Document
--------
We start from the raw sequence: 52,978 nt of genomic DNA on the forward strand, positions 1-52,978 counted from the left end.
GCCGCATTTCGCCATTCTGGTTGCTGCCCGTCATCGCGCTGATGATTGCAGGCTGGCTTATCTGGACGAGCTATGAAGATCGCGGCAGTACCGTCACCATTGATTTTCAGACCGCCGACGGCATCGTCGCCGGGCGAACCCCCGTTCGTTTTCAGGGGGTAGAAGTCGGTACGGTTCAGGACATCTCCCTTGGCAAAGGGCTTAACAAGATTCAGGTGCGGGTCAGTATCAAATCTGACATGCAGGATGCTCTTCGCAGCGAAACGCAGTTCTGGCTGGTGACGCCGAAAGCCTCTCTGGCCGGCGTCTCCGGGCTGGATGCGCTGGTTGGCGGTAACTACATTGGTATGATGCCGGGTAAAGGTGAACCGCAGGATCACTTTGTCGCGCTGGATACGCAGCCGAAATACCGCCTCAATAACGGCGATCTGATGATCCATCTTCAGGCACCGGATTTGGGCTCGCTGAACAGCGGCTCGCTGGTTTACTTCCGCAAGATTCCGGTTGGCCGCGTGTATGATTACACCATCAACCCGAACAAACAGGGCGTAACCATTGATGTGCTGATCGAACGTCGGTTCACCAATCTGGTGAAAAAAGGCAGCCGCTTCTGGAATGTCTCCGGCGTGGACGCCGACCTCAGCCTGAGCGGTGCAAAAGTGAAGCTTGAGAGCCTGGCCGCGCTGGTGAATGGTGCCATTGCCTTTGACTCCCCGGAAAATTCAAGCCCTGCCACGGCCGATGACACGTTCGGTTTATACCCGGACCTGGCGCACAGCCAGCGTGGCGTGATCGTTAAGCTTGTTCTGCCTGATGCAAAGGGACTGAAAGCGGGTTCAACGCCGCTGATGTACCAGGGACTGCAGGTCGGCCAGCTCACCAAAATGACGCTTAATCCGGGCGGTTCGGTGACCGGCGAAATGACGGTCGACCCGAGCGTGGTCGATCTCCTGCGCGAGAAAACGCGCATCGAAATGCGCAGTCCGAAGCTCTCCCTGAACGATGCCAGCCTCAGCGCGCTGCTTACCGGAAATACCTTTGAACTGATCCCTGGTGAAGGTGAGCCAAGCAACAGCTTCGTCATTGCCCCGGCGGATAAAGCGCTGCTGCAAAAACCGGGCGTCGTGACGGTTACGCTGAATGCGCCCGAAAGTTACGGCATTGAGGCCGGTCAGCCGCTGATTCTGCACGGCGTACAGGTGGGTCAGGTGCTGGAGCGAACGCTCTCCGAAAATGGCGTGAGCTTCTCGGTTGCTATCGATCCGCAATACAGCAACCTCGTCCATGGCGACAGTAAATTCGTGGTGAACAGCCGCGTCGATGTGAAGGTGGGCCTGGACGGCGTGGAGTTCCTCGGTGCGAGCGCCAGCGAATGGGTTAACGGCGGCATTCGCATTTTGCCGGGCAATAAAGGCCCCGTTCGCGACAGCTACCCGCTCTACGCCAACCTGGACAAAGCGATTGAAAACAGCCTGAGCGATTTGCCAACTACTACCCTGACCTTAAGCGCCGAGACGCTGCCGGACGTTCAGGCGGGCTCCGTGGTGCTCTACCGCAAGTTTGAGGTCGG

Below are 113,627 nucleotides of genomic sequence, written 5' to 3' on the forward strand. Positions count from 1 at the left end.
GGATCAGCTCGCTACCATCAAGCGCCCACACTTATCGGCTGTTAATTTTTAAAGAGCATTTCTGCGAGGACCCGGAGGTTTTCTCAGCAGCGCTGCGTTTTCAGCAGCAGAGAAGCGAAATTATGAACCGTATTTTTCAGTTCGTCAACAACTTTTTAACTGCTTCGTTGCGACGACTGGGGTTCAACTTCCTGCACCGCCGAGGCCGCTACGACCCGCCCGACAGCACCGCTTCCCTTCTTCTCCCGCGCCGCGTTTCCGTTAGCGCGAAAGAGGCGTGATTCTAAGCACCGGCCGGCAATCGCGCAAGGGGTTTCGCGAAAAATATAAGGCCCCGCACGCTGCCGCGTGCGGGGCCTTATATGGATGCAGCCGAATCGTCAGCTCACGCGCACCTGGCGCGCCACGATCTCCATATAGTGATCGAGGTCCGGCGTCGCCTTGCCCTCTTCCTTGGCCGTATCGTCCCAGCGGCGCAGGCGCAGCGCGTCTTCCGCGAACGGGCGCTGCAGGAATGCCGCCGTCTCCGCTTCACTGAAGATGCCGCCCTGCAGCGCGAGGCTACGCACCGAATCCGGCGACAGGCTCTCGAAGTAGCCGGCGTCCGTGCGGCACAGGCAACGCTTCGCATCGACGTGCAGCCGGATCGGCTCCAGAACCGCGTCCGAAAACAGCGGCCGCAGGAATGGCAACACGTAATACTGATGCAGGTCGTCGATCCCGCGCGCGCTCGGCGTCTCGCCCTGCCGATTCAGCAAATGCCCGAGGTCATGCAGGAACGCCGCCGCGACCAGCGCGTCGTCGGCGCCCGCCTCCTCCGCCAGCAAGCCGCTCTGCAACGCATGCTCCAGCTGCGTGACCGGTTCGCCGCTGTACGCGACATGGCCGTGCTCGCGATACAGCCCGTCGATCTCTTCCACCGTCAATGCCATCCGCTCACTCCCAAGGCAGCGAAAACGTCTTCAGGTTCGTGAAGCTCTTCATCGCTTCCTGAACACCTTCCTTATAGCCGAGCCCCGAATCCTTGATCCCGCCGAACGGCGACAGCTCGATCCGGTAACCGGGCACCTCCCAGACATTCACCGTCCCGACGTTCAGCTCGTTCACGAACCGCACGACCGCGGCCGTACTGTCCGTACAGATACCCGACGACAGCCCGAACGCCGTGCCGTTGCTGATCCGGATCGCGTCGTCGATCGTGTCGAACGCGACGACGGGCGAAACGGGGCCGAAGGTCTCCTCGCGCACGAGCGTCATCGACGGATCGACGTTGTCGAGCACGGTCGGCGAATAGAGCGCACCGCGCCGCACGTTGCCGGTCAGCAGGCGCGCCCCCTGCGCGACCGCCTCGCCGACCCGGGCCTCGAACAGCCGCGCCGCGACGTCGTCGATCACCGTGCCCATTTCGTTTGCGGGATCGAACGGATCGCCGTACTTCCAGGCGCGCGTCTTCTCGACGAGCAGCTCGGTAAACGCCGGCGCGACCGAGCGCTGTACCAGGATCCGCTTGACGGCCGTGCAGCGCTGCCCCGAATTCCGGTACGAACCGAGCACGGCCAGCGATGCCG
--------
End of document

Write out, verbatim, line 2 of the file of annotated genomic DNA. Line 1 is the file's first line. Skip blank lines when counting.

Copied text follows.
GCCGCATTTCGCCATTCTGGTTGCTGCCCGTCATCGCGCTGATGATTGCAGGCTGGCTTATCTGGACGAGCTATGAAGATCGCGGCAGTACCGTCACCATTGATTTTCAGACCGCCGACGGCATCGTCGCCGGGCGAACCCCCGTTCGTTTTCAGGGGGTAGAAGTCGGTACGGTTCAGGACATCTCCCTTGGCAAAGGGCTTAACAAGATTCAGGTGCGGGTCAGTATCAAATCTGACATGCAGGATGCTCTTCGCAGCGAAACGCAGTTCTGGCTGGTGACGCCGAAAGCCTCTCTGGCCGGCGTCTCCGGGCTGGATGCGCTGGTTGGCGGTAACTACATTGGTATGATGCCGGGTAAAGGTGAACCGCAGGATCACTTTGTCGCGCTGGATACGCAGCCGAAATACCGCCTCAATAACGGCGATCTGATGATCCATCTTCAGGCACCGGATTTGGGCTCGCTGAACAGCGGCTCGCTGGTTTACTTCCGCAAGATTCCGGTTGGCCGCGTGTATGATTACACCATCAACCCGAACAAACAGGGCGTAACCATTGATGTGCTGATCGAACGTCGGTTCACCAATCTGGTGAAAAAAGGCAGCCGCTTCTGGAATGTCTCCGGCGTGGACGCCGACCTCAGCCTGAGCGGTGCAAAAGTGAAGCTTGAGAGCCTGGCCGCGCTGGTGAATGGTGCCATTGCCTTTGACTCCCCGGAAAATTCAAGCCCTGCCACGGCCGATGACACGTTCGGTTTATACCCGGACCTGGCGCACAGCCAGCGTGGCGTGATCGTTAAGCTTGTTCTGCCTGATGCAAAGGGACTGAAAGCGGGTTCAACGCCGCTGATGTACCAGGGACTGCAGGTCGGCCAGCTCACCAAAATGACGCTTAATCCGGGCGGTTCGGTGACCGGCGAAATGACGGTCGACCCGAGCGTGGTCGATCTCCTGCGCGAGAAAACGCGCATCGAAATGCGCAGTCCGAAGCTCTCCCTGAACGATGCCAGCCTCAGCGCGCTGCTTACCGGAAATACCTTTGAACTGATCCCTGGTGAAGGTGAGCCAAGCAACAGCTTCGTCATTGCCCCGGCGGATAAAGCGCTGCTGCAAAAACCGGGCGTCGTGACGGTTACGCTGAATGCGCCCGAAAGTTACGGCATTGAGGCCGGTCAGCCGCTGATTCTGCACGGCGTACAGGTGGGTCAGGTGCTGGAGCGAACGCTCTCCGAAAATGGCGTGAGCTTCTCGGTTGCTATCGATCCGCAATACAGCAACCTCGTCCATGGCGACAGTAAATTCGTGGTGAACAGCCGCGTCGATGTGAAGGTGGGCCTGGACGGCGTGGAGTTCCTCGGTGCGAGCGCCAGCGAATGGGTTAACGGCGGCATTCGCATTTTGCCGGGCAATAAAGGCCCCGTTCGCGACAGCTACCCGCTCTACGCCAACCTGGACAAAGCGATTGAAAACAGCCTGAGCGATTTGCCAACTACTACCCTGACCTTAAGCGCCGAGACGCTGCCGGACGTTCAGGCGGGCTCCGTGGTGCTCTACCGCAAGTTTGAGGTCGG